Director of elections, Priscilla Isaacs, expressed satisfaction with the overall organization of the poll. But she says the electoral body is displeased with delays in some parts of the capital.
“We are [pleased] in all other districts except Lusaka. There were about three constituencies in Lusaka, Kanyama and Matero and the other one is Munali where we had issues,” said Isaacs. “Some of our polling staff didn’t follow instructions, [they] did not sleep at the polling stations, did not verify the materials and as a result the polling stations opened late.”
The electoral commission blames some of its officials for the violence saying their tardiness created suspicions and confusion among voters.
Observers had expressed concern about potential violence in the run up to the polls.
Isaacs said the electoral commission regrets the inconvenience experienced by some voters in Lusaka.
“The officers had no excuse not to be at their polling stations on time and be able to open on time,” said Isaacs. “I’m sure if the polling stations had opened on time in these areas where we had disturbances, we wouldn’t have had the disturbances that we had,” she said.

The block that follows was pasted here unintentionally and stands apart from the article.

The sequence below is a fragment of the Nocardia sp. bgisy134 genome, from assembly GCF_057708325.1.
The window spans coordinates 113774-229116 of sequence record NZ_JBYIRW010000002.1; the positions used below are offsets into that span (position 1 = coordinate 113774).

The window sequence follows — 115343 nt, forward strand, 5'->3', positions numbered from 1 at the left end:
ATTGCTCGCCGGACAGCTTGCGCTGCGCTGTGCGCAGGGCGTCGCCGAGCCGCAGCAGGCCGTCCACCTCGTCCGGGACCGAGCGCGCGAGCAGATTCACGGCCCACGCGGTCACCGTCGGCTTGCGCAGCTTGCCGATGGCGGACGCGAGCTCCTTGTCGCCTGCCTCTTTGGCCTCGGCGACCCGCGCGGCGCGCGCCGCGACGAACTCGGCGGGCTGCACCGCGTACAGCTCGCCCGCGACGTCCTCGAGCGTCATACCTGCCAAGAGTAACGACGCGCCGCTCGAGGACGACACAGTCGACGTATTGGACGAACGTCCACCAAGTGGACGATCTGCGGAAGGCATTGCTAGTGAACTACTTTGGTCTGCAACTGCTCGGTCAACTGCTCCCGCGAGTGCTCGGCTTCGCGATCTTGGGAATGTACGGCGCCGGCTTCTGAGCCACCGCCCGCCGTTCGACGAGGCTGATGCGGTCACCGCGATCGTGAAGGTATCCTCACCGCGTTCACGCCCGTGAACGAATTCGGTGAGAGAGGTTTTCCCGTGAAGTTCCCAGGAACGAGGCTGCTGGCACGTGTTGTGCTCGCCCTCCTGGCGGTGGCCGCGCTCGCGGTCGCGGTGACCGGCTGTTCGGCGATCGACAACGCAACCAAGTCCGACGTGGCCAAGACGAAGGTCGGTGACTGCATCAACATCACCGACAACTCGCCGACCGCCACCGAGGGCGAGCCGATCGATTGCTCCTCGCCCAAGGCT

Over five million Zambians were registered to vote in the presidential, parliamentary and local elections. Several international election monitoring agencies observed the election process.
Isaacs said Tuesday’s vote lived up to her commission’s expectations.
“We worked very hard, we received our funding, we put everything in place [and] we got materials in place on time,” she said. “We hope that we can meet our target of having the results [released] within 48 hours.”
She called for patience as electoral officials tabulate the results.
Incumbent President Banda hopes to ride a wave of recent economic success to defeat Michael Sata of the main opposition Patriotic Front.